4 lessons in the use of dashboards

John M. Kamensky is a senior fellow at the IBM Center for the Business of Government and a fellow at the National Academy of Public Administration.

When Vivek Kundra left his post as federal CIO, he left behind a legacy of initiatives. Perhaps his most visible success was the creation of the IT Dashboard, which he used to publicly track the performance of IT investments at federal agencies.

Kundra also brought the use of dashboards into the mainstream. Because of his pioneering efforts, dashboards are now used at agencies as diverse as the Food and Drug Administration and the U.S. Patent and Trademark Office. The recently passed GPRA Modernization Act will likely prompt an even broader use of dashboards because it requires regular agency-level reviews of program performance and results.

So what are dashboards, and how are they used?

A new report for the IBM Center for the Business of Government, titled “Use of Dashboards in Government,” provides insight into the internal and external uses of dashboards to monitor performance and ensure accountability and transparency at large organizations. The author, Sukumar Ganapati, is an associate professor of public administration at Florida International University.

“Dashboards summarize key performance metrics of organizations,” Ganapati wrote. “They typically integrate data from different sources and display performance measures through informative graphics. The visualization allows readers to understand complex data in less time than it would take to read similar material buried in the text of a full report.”

The different types of dashboards are operational (for real-time monitoring, such as call centers or air traffic control), tactical (for analysis and benchmarking, such as welfare caseload processing) and strategic (such as balanced score cards of agency performance).

The report includes case studies of federal dashboards that demonstrate the variety of designs and measures that can be used. Specifically, Ganapati profiles the IT Dashboard, two financial transparency dashboards ( and, and two agency-specific dashboards (FDA-TRACK and USPTO’s Data Visualization Center).

He shares four lessons from those and other government-created dashboards.

1. Data quality is essential to the credibility of dashboard performance measure.  Quality is being built into data through the use of “standardized data definitions and training of key agency personnel,” Ganapati wrote. He said adopting a standard schema, such as the Extensible Business Reporting Language for financial dashboards, “would enhance data quality and reporting efficiency.”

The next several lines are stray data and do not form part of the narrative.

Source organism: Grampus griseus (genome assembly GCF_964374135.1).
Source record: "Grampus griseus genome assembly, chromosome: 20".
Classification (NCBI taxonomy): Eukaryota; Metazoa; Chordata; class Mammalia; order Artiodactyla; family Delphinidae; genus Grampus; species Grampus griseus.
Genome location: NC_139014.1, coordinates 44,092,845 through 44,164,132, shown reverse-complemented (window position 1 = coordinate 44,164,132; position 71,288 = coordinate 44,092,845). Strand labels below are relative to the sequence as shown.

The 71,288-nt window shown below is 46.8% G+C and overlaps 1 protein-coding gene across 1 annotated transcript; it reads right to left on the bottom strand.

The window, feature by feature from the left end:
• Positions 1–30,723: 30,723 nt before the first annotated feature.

2. Best-practice resources are necessary in the design and use of dashboards. A website for standardizing dashboards or centralizing best practices, similar to, would be a valuable resource for agencies.

3. Performance measures should reflect organizational goals. And they should evolve in response to different audience needs.

4. Dashboards are only tools; their effectiveness depends on their use. Dashboards can be highly effective in helping agency leaders visualize and interpret performance data from multiple sources, but there must be a concerted effort to ensure that internal decision-makers take advantage of them. Furthermore, when used for external accountability purposes, as is, “both the dashboard performance measures and the underlying data need to be publicly accessible” to ensure credibility, Ganapati wrote.

If your agency is considering more frequent reviews of program performance as a way of coping with budget pressures, then a dashboard might be a useful tool for collecting and sharing the real-time data needed. For example, the Labor Department’s Office of Workers’ Compensation Programs uses a dashboard to track federal workers’ injury claims by agency. That approach has allowed the office to target trends and work with individual agencies to improve workplace safety and reduce the number of claims.

Applying dashboard tools at your agency could have similar results.

About the Author

John M. Kamensky is a senior fellow at the IBM Center for the Business of Government and a fellow at the National Academy of Public Administration. He can be reached at


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